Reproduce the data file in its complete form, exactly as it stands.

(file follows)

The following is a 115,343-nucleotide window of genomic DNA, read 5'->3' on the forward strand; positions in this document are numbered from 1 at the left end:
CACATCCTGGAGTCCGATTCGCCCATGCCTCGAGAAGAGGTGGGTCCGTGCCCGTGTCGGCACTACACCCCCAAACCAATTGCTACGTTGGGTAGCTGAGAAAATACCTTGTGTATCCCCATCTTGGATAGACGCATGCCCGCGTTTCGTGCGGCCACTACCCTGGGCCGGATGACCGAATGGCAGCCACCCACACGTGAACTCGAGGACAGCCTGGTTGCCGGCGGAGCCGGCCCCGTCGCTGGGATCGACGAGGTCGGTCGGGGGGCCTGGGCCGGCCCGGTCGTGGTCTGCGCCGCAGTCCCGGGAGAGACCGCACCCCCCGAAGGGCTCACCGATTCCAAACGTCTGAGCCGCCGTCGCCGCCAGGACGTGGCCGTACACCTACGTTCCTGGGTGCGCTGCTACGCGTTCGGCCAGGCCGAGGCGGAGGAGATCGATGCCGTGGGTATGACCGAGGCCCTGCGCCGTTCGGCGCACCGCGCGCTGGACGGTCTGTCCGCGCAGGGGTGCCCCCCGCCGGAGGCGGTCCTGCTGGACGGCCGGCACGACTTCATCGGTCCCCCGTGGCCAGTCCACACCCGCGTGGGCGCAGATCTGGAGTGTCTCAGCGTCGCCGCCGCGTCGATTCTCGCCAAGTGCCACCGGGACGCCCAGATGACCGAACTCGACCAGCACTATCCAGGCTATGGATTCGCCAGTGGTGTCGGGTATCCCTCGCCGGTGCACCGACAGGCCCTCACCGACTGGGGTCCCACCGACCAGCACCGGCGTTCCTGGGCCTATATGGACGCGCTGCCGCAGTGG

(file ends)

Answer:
The following is a 115,343-nucleotide window of genomic DNA, read 5'->3' on the forward strand; positions in this document are numbered from 1 at the left end:
CACATCCTGGAGTCCGATTCGCCCATGCCTCGAGAAGAGGTGGGTCCGTGCCCGTGTCGGCACTACACCCCCAAACCAATTGCTACGTTGGGTAGCTGAGAAAATACCTTGTGTATCCCCATCTTGGATAGACGCATGCCCGCGTTTCGTGCGGCCACTACCCTGGGCCGGATGACCGAATGGCAGCCACCCACACGTGAACTCGAGGACAGCCTGGTTGCCGGCGGAGCCGGCCCCGTCGCTGGGATCGACGAGGTCGGTCGGGGGGCCTGGGCCGGCCCGGTCGTGGTCTGCGCCGCAGTCCCGGGAGAGACCGCACCCCCCGAAGGGCTCACCGATTCCAAACGTCTGAGCCGCCGTCGCCGCCAGGACGTGGCCGTACACCTACGTTCCTGGGTGCGCTGCTACGCGTTCGGCCAGGCCGAGGCGGAGGAGATCGATGCCGTGGGTATGACCGAGGCCCTGCGCCGTTCGGCGCACCGCGCGCTGGACGGTCTGTCCGCGCAGGGGTGCCCCCCGCCGGAGGCGGTCCTGCTGGACGGCCGGCACGACTTCATCGGTCCCCCGTGGCCAGTCCACACCCGCGTGGGCGCAGATCTGGAGTGTCTCAGCGTCGCCGCCGCGTCGATTCTCGCCAAGTGCCACCGGGACGCCCAGATGACCGAACTCGACCAGCACTATCCAGGCTATGGATTCGCCAGTGGTGTCGGGTATCCCTCGCCGGTGCACCGACAGGCCCTCACCGACTGGGGTCCCACCGACCAGCACCGGCGTTCCTGGGCCTATATGGACGCGCTGCCGCAGTGG